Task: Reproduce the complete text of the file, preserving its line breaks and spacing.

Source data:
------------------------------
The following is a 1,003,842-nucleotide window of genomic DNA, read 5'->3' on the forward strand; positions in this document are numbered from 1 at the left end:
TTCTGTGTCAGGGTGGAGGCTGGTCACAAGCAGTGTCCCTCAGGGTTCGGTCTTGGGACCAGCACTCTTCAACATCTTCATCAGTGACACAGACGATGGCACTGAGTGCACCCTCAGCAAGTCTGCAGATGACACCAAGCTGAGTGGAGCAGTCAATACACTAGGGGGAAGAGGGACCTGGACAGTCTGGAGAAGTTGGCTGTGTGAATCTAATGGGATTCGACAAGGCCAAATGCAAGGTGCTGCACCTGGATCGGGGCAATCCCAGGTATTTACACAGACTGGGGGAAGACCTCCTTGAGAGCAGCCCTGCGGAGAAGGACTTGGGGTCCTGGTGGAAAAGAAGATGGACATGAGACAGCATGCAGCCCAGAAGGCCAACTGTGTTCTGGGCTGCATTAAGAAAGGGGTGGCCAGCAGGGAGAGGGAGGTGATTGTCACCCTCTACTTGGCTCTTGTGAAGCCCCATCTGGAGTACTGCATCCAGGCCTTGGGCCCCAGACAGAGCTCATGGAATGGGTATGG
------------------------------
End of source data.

The following is a 1,003,842-nucleotide window of genomic DNA, read 5'->3' on the forward strand; positions in this document are numbered from 1 at the left end:
TTCTGTGTCAGGGTGGAGGCTGGTCACAAGCAGTGTCCCTCAGGGTTCGGTCTTGGGACCAGCACTCTTCAACATCTTCATCAGTGACACAGACGATGGCACTGAGTGCACCCTCAGCAAGTCTGCAGATGACACCAAGCTGAGTGGAGCAGTCAATACACTAGGGGGAAGAGGGACCTGGACAGTCTGGAGAAGTTGGCTGTGTGAATCTAATGGGATTCGACAAGGCCAAATGCAAGGTGCTGCACCTGGATCGGGGCAATCCCAGGTATTTACACAGACTGGGGGAAGACCTCCTTGAGAGCAGCCCTGCGGAGAAGGACTTGGGGTCCTGGTGGAAAAGAAGATGGACATGAGACAGCATGCAGCCCAGAAGGCCAACTGTGTTCTGGGCTGCATTAAGAAAGGGGTGGCCAGCAGGGAGAGGGAGGTGATTGTCACCCTCTACTTGGCTCTTGTGAAGCCCCATCTGGAGTACTGCATCCAGGCCTTGGGCCCCAGACAGAGCTCATGGAATGGGTATGG